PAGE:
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Crypt of Lyzandred the Mad (2e)


The lich Lyzandred: a madman, an undead archmage, a survivor of the twin cataclysms that destroyed tow great empires. His name invokes fear in the hears of the smallest children, the bravest warriors, and the wisest sages. Like a malicious cat, the lich toys with all who stumble into his maze, tormenting them with strange puzzles and obscure riddles, monsters and demons, weird traps and dangerous magics. All who enter the crypt of Lyzandred find themselves scarred with his rune, proof of their visit -- and their folly.

But there is a method to the madness of Lyzandred, a purpose to his twisted games. If you're lucky, you might even live to learn about it.

The Lost Tombs series begins with Star Cairns and concludes with The Doomgrinder. Each adventure is playable separately, or they can be linked to form an epic-length story.

Product History

"Crypt of Lyzandred the Mad" (1998), by Sean Reynolds, is the second adventure in the Lost Tombs trilogy. It was published in October 1998.

About the Cover. The cover of "Crypt of Lyzandred the Mad" shows a monster sticking a tentacle straight through a man's chest, causing a bit of blood spatter. Author Reynolds calls it "violent and bloody" and says that it caused Wizards a bit of controversy.

Origins (I): Lost Tombs. "Crypt of Lyzandred the Mad" was part of Wizards' strong 1998 push to return to the world of Greyhawk. It's also the second part of a loosely connected set of classic (but modern) dungeon crawl adventures. Actually, the connections between the first, "The Star Cairns" (1998), and the second, "Crypt of Lyzandred the Mad" (1998), aren't that loose: Lyzandred caused the destruction of the Star Cairns and left runes in them that could lead foolish adventurers to his own lair.

Origins (II): Quick Writing. Reynolds' due date for "Crypt of Lyzandred the Mad", his second major solo project, was just two weeks after "The Star Cairns", his first. He set it set it aside for a few weeks to "percolate" … and then realized it was the weekend before the book was due! With barely any work done in advance, he wrote 20,000 words over the course of that weekend!

Origins (III): More Ashes. Like the other Lost Tombs, this one draws its inspiration from the From the Ashes (1992) era. In the original supplement, author Carl Sargent first mentioned "Lyzandred's Tombs" in the section on "Abbor-Alz". He talks of "bizarre traps", "cryptic clues", and even a "crossword-maze dungeon". Unlike the other Lost Tombs, this early description of Lyzandred's lair is pretty much what players get; there's even an explanation for the plural "tombs" and just like promised, there's a crystal sphere at the heart of things!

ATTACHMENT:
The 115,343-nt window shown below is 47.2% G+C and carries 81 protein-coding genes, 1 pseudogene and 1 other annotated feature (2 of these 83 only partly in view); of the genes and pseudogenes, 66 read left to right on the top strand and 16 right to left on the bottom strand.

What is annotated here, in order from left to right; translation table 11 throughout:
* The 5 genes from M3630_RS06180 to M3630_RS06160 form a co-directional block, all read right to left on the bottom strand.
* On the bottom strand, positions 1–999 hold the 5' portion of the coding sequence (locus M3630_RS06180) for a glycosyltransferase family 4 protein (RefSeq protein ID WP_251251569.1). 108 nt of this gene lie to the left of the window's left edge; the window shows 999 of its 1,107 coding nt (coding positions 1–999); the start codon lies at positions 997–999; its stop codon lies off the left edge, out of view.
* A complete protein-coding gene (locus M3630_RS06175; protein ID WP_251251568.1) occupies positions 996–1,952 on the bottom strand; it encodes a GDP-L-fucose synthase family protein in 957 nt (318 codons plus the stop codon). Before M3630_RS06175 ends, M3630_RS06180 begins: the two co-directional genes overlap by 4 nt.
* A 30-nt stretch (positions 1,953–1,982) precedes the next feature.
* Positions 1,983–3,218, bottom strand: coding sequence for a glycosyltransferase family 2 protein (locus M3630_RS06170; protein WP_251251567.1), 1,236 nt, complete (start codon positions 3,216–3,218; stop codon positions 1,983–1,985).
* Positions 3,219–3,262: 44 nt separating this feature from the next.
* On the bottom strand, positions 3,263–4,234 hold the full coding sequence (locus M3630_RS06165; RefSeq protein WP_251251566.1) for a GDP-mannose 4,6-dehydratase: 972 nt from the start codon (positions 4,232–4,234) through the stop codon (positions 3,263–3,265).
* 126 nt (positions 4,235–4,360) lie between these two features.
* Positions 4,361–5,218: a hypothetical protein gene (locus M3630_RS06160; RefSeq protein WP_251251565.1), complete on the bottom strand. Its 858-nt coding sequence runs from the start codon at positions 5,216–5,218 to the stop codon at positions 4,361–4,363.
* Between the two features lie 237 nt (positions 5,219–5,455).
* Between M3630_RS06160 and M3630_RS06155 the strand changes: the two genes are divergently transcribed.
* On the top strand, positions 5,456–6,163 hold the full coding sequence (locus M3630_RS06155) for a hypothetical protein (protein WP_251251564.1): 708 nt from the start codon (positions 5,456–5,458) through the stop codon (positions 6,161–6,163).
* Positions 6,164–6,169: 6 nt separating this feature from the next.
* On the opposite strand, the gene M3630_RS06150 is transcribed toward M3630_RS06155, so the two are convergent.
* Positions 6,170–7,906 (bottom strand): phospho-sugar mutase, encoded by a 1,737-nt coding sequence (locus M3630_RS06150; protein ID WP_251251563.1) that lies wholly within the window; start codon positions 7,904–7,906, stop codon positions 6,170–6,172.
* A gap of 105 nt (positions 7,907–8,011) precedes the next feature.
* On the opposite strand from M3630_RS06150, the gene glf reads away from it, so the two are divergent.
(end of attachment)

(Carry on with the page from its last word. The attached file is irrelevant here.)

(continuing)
Origins (IV): Many References. Metaphysical handwaving allows Lyzandred to "tune certain rooms to their Oerthly equivalents and 'anchor' them there." In other words, certain rooms in this Lost Tomb reflect other locations in Oerth. This allows Reynolds to reference several classic modules (and one classic game):

  • An inhuman face containing a sphere of annihilation in E57 is drawn from S1: "Tomb of Horrors" (1978).
  • A circular chamber with a gem in E70 references C2: "The Ghost Tower of Inverness" (1980).
  • A rough cavern in E71 is the throne room from G2: "The Glacial Rift of the Frost Giant Jarl" (1978).
  • A rubble-filled ruin in E72 is the house of Eilservs from D3: "Vault of the Drow" (1978).
  • The dragonchess game in E91 was introduced in Dragon #100 (August 1985).

Origins (V): Contest Winners. There's one other special inclusion: the winner of a "design-a-trap" contest from Dragon magazine. The winner was Jonathan M. Richards — a long-time Dragon author who had recently written "The Ecology of the Flumph" for Dragon #246 (April 1998). His trap was a mimic pretending to be a lady-in-distress; author Reynolds was umimpressed, saying "I think people got wise to that trick in the original Slave Lords series (werewolf ladies in cages, woo!)".